Background: Although severe acute respiratory syndrome coronavirus 2 (SARS-CoV-2) infectious virus isolation in outpatients with coronavirus disease 2019 (COVID-19) has been associated with viral RNA levels and symptom duration, little is known about the host, disease, and viral determinants of infectious virus detection.
Methods: COVID-19 adult outpatients were enrolled within 7 days of symptom onset. Clinical symptoms were recorded via patient diary. Nasopharyngeal swabs were collected to quantitate SARS-CoV-2 RNA by reverse transcriptase polymerase chain reaction and for infectious virus isolation in Vero E6-cells. SARS-CoV-2 antibodies were measured in serum using a validated ELISA assay.
Results: Among 204 participants with mild-to-moderate symptomatic COVID-19, the median nasopharyngeal viral RNA was 6.5 (interquartile range [IQR] 4.7-7.6 log10 copies/mL), and 26% had detectable SARS-CoV-2 antibodies (immunoglobulin (Ig)A, IgM, IgG, and/or total Ig) at baseline. Infectious virus was recovered in 7% of participants with SARS-CoV-2 antibodies compared to 58% of participants without antibodies (prevalence ratio [PR] = 0.12, 95% confidence interval [CI]: .04, .36; P = .00016). Infectious virus isolation was also associated with higher levels of viral RNA (mean RNA difference +2.6 log10, 95% CI: 2.2, 3.0; P < .0001) and fewer days since symptom onset (PR = 0.79, 95% CI: .71, .88 per day; P < .0001).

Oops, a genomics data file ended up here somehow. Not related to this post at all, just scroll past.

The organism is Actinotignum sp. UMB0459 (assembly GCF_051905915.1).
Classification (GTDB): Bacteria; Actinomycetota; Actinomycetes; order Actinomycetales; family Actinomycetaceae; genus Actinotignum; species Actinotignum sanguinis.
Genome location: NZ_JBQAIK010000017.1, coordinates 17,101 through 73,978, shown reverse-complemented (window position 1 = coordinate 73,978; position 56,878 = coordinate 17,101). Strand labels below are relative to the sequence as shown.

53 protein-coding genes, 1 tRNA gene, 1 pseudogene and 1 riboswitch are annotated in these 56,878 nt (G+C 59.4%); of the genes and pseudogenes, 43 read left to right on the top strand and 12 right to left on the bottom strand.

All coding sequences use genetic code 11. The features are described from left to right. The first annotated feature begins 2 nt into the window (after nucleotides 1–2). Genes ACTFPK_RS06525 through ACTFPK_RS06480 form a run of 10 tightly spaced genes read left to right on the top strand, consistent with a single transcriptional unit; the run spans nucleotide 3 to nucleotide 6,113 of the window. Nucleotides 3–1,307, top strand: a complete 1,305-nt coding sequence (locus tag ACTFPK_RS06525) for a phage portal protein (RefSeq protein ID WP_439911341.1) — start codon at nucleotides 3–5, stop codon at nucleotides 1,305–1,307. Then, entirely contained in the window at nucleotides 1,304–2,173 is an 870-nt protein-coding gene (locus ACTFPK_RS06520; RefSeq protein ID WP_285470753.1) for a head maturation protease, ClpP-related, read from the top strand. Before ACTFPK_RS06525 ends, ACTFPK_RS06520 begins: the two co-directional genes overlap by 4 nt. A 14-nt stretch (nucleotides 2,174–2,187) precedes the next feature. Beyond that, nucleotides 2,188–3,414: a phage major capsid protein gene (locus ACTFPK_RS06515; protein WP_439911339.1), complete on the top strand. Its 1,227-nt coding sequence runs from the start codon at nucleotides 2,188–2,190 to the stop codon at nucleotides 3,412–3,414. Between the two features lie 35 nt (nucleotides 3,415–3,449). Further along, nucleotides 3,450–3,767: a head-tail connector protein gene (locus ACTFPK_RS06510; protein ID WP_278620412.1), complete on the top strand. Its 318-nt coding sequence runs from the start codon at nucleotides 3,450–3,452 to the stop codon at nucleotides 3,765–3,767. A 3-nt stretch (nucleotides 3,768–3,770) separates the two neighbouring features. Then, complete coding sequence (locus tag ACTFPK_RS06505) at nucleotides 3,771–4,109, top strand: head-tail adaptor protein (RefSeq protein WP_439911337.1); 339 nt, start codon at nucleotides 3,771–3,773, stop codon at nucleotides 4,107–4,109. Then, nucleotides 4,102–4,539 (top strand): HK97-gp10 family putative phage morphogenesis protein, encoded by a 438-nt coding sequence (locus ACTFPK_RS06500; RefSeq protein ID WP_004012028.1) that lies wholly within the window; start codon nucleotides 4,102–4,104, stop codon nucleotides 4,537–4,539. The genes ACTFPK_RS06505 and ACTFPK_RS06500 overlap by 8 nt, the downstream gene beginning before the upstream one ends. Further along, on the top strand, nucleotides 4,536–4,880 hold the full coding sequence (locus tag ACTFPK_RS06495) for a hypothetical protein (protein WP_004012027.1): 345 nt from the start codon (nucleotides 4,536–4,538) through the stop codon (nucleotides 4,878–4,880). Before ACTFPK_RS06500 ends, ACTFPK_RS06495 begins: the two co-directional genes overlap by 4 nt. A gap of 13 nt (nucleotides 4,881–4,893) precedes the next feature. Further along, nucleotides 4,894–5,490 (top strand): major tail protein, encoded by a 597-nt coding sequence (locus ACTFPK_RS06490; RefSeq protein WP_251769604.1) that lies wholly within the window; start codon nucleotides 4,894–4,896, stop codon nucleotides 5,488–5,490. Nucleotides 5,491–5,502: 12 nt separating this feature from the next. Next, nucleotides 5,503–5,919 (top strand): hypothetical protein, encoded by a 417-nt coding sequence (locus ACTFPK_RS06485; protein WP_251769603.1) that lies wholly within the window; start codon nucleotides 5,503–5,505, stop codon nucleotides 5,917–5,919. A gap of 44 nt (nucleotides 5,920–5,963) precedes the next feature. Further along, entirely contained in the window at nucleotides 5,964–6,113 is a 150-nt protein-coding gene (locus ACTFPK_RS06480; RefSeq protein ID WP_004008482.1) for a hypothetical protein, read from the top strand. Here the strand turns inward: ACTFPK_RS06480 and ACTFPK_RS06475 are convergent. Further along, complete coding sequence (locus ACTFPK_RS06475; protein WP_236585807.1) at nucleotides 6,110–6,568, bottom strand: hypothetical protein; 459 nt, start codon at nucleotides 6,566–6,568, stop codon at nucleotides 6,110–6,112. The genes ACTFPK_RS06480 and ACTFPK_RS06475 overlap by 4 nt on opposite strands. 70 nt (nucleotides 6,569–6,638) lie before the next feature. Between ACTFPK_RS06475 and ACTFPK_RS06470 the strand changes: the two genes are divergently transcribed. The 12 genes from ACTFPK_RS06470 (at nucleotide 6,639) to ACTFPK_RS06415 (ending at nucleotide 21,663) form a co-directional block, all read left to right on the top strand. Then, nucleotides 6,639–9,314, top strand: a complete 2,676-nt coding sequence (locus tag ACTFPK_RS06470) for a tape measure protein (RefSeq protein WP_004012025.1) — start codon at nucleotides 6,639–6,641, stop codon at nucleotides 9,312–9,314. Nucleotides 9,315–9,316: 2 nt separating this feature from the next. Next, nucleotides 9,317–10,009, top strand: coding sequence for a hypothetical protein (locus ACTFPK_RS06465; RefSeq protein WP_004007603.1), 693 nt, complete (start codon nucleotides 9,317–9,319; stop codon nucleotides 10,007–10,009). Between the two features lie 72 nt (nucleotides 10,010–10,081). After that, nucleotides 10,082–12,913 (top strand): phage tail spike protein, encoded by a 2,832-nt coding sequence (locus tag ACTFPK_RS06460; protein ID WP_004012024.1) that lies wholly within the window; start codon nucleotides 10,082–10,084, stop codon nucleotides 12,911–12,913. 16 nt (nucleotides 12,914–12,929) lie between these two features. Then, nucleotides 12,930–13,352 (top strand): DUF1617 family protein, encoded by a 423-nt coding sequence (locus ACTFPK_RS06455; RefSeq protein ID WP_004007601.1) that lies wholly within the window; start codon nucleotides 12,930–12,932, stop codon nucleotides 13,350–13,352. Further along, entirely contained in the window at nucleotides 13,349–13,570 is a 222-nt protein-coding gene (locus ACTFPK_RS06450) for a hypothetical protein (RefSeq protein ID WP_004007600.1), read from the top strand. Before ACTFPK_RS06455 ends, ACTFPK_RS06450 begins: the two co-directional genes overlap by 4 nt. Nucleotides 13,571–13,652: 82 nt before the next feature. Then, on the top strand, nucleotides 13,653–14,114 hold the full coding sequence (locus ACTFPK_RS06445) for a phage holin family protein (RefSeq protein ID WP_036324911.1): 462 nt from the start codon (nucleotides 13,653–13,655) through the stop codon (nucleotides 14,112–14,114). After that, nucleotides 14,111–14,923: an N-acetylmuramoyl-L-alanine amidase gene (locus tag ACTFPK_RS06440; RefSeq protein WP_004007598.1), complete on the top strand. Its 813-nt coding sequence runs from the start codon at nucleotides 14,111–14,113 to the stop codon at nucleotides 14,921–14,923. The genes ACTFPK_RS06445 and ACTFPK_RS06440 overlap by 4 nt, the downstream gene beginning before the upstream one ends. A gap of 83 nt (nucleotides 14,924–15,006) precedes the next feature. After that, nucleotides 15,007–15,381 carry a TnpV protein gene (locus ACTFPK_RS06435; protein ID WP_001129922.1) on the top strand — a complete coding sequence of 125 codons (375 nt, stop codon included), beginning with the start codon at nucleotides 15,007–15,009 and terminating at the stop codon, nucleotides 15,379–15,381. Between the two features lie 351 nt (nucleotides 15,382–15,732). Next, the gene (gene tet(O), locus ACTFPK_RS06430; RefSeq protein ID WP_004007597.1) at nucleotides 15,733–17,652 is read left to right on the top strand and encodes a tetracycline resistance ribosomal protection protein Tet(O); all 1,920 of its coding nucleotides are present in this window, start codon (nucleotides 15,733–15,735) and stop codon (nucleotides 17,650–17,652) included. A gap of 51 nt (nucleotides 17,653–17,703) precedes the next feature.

Conclusions: The presence of SARS-CoV-2 antibodies is strongly associated with clearance of infectious virus. Seropositivity and viral RNA levels are likely more reliable markers of infectious virus clearance than subjective measure of COVID-19 symptom duration. Virus-targeted treatment and prevention strategies should be administered as early as possible and ideally before seroconversion.
Clinical trials registration: NCT04405570.
Keywords: COVID-19; SARS-CoV-2; infectious virus; outpatient; serostatus.
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